Normally, this would be just another email pitch — maybe a quick glance, mark as read, move on.
Until a whole bunch of replies started coming in.
This is what happens when you send an email out to about 330 technology journalists, but forget to use the BCC field in your email client:
Don't know what BCC is? It's an initialisation for 'blind carbon copy' — the blind being the important part there, so no-one in the BCC list can see anyone else's email address. When you're emailing heaps of people that don't necessarily know each other personally — perhaps with a pitch about your new "actionable insights for ANY APP" — you don't want them to be able to respond to the entire group. It's also a politeness thing; it's common courtesy to keep a private email address, well, private.
That did not happen in this case.
What resulted was a rapid-fire, 22-response email thread with writers and reporters from websites like BuzzFeed and Ars Technica chiming in. Responses like "I'm so excited to finally be included in one of these" and "Imma tell my kids about this one day" and "Does anyone know a good place to get fajitas in NYC?"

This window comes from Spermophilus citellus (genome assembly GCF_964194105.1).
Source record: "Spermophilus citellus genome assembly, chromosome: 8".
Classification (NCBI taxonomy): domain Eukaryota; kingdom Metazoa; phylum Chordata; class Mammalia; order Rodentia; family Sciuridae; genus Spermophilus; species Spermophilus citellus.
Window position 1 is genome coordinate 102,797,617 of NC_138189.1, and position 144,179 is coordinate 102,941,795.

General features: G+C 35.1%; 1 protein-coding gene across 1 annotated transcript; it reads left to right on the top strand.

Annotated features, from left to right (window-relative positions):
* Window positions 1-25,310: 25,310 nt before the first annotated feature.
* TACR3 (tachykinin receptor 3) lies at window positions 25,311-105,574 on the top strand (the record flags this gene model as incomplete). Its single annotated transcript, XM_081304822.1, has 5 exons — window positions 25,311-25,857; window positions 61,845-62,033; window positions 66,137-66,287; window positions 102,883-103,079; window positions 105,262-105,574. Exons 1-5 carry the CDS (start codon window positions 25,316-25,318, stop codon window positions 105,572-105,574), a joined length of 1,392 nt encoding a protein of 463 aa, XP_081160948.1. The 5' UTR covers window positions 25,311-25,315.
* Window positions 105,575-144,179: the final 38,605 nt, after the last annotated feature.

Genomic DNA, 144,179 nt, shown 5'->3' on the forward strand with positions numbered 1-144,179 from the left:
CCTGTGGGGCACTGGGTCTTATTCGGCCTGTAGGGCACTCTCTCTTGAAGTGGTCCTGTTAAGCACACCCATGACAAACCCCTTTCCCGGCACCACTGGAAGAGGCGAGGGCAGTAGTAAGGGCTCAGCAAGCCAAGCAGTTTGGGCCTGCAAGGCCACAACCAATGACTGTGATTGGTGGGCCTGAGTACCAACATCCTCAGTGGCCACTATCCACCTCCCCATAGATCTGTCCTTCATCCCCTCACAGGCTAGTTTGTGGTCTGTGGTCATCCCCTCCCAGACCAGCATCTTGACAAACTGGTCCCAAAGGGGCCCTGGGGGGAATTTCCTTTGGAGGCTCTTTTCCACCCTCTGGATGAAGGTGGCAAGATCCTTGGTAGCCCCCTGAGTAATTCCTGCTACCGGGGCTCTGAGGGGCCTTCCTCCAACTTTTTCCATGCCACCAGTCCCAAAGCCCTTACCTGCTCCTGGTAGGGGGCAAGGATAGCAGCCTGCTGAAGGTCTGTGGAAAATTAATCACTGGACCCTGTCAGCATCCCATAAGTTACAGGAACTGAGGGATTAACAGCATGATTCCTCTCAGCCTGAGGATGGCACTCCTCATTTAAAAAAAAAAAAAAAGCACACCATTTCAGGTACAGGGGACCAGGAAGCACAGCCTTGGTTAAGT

This was Funny. This was A Good Time For All Involved. But also, I'm sure that for some of the 330 people carbon copied, it was kinda annoying. For the Mobbo employee that sent the email out in the first place, it was almost certainly mortifying.
To their credit, the guys from Mobbo later sent another email.
"[We] messed up. Sorry about that... My idea was to share a file with you, and your curiosity [would] do the rest. What I didn't know — is that when you share a file with many people on Google Drive — they all get CC'd to it.
"This turned out to be a pitch from hell, sorry for making your inbox explode."
So, there you go. Let this be a lesson to you — if you send an email to a bunch of people but don't BCC them, chances are they're going to have a bit of fun amongst themselves and probably not care about whatever you're emailing about in the first place.